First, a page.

When President George W. Bush took office, his administration set about to change the rules for how the federal government funds faith-based organizations to perform social services, like running soup kitchens, job training programs and homeless shelters. He established the White House Office of Faith-Based and Community Initiatives, which worked with agencies across the federal government to weaken the longstanding church-state protections that had applied to these programs. Read more
When I was kid, the phrase “Banned in Boston” confused me. I thought of Boston as a liberal, cosmopolitan city. Surely they didn’t censor things there.
They don’t anymore, but they sure used to. About 100 years ago, Boston was in the grip of dour “vice” crusaders who used their religious beliefs to decide what books and magazines people could read and what performances they could see on stage. And it wasn’t alone. Read more
The “Values Voter Summit” (VVS), an annual Religious Right gathering in Washington, D.C., took place over the weekend. The rhetoric at the confab, which is now in its 10th year, is pretty consistent: speakers preach Christian “persecution,” Islamophobia, homophobia, dissatisfaction with the federal government and religious revivalism to whip about 3,000 attendees into a frenzy. Read more
The annual Values Voter Summit (VVS), the nation’s largest gathering of the Religious Right, begins today. The event, sponsored by the Family Research Council (FRC), the American Family Association (AFA) and other far-right groups, is celebrating its 10-year anniversary. In light of that, I thought it might be interesting to look back at some of the highlights (or lowlights, if you will) of this event.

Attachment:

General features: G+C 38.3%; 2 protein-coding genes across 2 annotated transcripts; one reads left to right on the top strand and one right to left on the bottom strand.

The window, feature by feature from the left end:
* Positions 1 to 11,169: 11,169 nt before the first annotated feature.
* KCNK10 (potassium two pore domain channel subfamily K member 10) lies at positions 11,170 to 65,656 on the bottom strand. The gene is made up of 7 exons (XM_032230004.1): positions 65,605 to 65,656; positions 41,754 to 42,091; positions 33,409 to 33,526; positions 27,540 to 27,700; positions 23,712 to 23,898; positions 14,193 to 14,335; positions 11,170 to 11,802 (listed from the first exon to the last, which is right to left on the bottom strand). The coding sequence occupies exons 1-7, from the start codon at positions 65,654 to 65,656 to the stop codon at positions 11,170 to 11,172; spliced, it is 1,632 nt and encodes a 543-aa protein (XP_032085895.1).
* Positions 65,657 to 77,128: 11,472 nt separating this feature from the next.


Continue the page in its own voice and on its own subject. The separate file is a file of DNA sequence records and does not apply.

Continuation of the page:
Here we go: Read more
The Family Research Council’s (FRC) annual Values Voter Summit (VVS) will be held this weekend in Washington, D.C., and it seems FRC President Tony Perkins is getting a head start on that gathering’s indulgence in Islamophobia. Read more
Pope Francis has landed and American taxpayers are footing the bill.
According to the Philadelphia Inquirer, the World Meeting of Families agreed on Friday to shoulder Philadelphia’s costs for hosting the pope. The Meeting is sponsored by the Holy See’s Pontifical Council for the Family and is held every three years in a different world city. This year, it’s located in Philadelphia. Read more